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Racialized media literacies: public discourse on migration and integration, and the new ’new racism’ in Europe  Dr Gavan T...
The  problem  of covered women in Cork? <ul><li>http://photos.examiner.ie/?Action=VF&id=543479810&pcp=441&ppwd=85623mgp </...
Mobile signifiers and public discourse on immigration/integration <ul><li>Processes of selection and translation beyond qu...
The very existence of fears about damage to the unity of the nation is proof that the unity of the nation is being threate...
Dominant public discourse and the political climate for  inclusion : <ul><li>Why is migration/integration generally approa...
Frustration, and counter-frustration :  <ul><li>‘ There can be no meaningful debate about immigration in Britain (or anywh...
The European ‘crisis of multiculturalism’
Idioms of multicultural ‘backlash’
Even in Sweden, eventually here… <ul><li>‘ From the point of view of security officials, there are risks inherent to a str...
New media economies, shifting publics,& migrants as subjects of concern <ul><li>” More than half of Helsinki parents are i...
Who inhabits the  imagined  centre ?
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Racialized media literacies: public discourse on migration and integration, and the new "new racism" in Europe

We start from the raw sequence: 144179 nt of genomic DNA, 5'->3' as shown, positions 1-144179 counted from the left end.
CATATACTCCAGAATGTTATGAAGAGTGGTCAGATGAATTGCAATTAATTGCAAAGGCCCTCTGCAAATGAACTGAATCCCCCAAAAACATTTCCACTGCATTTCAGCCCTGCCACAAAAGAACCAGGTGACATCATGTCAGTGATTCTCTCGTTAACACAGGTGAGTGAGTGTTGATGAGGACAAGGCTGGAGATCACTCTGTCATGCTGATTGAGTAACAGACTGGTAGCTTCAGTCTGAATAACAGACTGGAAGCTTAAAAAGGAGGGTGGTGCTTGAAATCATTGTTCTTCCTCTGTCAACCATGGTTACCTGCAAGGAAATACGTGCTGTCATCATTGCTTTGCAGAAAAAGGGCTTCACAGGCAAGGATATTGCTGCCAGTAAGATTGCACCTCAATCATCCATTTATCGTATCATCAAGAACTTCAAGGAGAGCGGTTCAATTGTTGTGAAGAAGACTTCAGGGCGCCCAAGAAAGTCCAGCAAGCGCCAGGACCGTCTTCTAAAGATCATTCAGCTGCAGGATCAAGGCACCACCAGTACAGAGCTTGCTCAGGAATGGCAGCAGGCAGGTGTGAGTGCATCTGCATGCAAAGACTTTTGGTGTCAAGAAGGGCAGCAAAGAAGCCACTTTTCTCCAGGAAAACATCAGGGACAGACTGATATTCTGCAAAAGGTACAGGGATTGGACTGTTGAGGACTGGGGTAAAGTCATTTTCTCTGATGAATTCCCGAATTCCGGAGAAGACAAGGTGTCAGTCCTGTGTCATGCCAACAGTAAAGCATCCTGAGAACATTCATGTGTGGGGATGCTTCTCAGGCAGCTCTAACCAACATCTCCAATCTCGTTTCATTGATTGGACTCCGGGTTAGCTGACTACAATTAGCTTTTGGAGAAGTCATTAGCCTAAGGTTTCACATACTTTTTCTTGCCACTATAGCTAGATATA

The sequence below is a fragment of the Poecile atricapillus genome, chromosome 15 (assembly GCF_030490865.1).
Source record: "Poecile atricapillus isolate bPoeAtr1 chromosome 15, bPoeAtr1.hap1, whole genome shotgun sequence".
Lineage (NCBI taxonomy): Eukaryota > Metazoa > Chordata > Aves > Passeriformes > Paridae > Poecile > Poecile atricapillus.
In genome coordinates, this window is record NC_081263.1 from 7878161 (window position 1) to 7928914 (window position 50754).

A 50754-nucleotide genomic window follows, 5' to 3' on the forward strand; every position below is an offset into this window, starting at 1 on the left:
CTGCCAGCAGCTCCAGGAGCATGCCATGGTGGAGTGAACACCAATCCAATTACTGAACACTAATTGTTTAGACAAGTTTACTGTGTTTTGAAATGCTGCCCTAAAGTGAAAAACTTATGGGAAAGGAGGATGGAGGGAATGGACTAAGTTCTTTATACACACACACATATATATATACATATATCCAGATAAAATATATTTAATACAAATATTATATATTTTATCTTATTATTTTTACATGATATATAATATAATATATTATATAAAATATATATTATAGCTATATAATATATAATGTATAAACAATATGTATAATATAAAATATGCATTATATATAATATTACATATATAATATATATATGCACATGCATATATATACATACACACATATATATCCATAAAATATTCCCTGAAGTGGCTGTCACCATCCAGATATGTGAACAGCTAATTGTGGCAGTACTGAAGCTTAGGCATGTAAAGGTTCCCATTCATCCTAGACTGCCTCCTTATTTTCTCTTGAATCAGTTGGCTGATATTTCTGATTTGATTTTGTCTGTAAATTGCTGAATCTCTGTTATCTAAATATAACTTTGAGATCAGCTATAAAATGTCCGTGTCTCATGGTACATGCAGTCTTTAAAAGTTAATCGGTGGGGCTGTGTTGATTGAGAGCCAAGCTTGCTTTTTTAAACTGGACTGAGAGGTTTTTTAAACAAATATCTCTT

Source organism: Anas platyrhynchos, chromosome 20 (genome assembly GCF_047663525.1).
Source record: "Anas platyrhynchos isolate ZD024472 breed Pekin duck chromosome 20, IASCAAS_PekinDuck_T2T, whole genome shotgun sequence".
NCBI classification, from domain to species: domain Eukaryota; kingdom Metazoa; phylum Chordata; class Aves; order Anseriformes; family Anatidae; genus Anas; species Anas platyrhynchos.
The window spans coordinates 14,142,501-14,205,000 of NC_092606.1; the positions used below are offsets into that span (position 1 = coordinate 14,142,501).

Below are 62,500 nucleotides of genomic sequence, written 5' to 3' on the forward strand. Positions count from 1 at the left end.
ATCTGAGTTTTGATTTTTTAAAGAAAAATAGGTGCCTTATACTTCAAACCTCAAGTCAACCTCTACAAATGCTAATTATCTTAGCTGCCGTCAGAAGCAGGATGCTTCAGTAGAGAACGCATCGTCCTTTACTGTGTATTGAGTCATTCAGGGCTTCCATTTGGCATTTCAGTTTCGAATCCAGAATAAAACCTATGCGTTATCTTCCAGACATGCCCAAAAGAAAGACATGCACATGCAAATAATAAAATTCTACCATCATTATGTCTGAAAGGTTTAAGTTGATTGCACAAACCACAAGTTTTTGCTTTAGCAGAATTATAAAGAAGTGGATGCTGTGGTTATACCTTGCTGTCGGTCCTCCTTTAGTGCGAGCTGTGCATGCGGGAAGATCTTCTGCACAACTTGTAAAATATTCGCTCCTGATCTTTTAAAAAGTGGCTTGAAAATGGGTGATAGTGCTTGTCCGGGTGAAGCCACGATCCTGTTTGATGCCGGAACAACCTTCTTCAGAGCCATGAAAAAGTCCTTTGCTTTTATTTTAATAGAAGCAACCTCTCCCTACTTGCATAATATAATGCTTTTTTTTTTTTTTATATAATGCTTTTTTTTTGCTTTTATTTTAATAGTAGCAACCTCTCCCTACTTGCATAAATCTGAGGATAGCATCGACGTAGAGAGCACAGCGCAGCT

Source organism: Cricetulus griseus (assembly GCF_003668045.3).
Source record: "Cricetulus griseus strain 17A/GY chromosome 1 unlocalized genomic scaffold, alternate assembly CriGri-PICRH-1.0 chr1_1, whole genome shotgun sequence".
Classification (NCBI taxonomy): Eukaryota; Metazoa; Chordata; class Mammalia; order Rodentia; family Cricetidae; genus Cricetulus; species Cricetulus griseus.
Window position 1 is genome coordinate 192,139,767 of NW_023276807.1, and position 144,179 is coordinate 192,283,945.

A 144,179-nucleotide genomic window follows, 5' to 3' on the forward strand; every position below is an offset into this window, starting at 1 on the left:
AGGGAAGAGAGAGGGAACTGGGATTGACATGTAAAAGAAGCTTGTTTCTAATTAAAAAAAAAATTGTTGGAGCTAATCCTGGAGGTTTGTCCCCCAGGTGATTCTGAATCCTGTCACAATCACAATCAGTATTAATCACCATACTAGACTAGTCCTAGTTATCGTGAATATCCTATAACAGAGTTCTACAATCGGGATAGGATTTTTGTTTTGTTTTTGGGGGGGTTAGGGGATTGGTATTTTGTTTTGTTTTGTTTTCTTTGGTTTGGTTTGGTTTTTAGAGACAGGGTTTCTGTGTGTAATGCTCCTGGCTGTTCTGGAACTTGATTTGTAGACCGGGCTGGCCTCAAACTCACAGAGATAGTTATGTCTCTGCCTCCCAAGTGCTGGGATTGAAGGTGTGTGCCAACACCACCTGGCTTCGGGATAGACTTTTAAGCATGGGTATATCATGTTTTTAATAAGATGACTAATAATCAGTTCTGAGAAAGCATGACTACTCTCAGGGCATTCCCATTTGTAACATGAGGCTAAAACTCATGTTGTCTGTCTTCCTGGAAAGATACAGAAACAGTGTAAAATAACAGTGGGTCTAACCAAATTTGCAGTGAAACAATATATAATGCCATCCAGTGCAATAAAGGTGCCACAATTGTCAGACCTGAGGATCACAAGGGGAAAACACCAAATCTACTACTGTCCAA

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Over at least the last decade, public debates across western Europe have witnessed a synchronous rejection of multiculturalism, a rejection made all the more puzzling by the singular lack of any meaningful era of multiculturalism in the first place. In the aftermath of the atrocities in Norway in July 2011, and as a result of the influence of online ‘immigration skeptic’ networks in Finland, attention has begun to be paid to the impact of the networked, transnational circulation of discourses of ‘multicultural failure’. This paper proposes a set of ideas for developing attention to these discourses, and their mediated travel, in terms of a history of ideological appropriation and ingestion by the far-right. However, it argues that it is only by examining this appropriation in the context of (a) ‘illiberal’ liberalism post 9/11 (b) the nature of political debate in neoliberal societies (c) the interplay between ‘mainstream’ and ‘alternative’ media in the digital age, that we can begin to account for its transnational coherence and power. On the basis of this structure, it examines how an initiative such as this can support migrant-led groups in developing online strategies that can thrive in this environment.

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Racialized media literacies: public discourse on migration and integration, and the new "new racism" in Europe

  1. 1. Racialized media literacies: public discourse on migration and integration, and the new ’new racism’ in Europe Dr Gavan Titley National University of Ireland, Maynooth
  2. 2. The problem of covered women in Cork? <ul><li>http://photos.examiner.ie/?Action=VF&id=543479810&pcp=441&ppwd=85623mgp </li></ul>
  3. 3. Mobile signifiers and public discourse on immigration/integration <ul><li>Processes of selection and translation beyond questions of sociological relevance; </li></ul><ul><li>Anxious imaginaries of future disintegration, as evidenced by elsewhere; </li></ul><ul><li>Speaking positions: the courage to confront taboo issues </li></ul>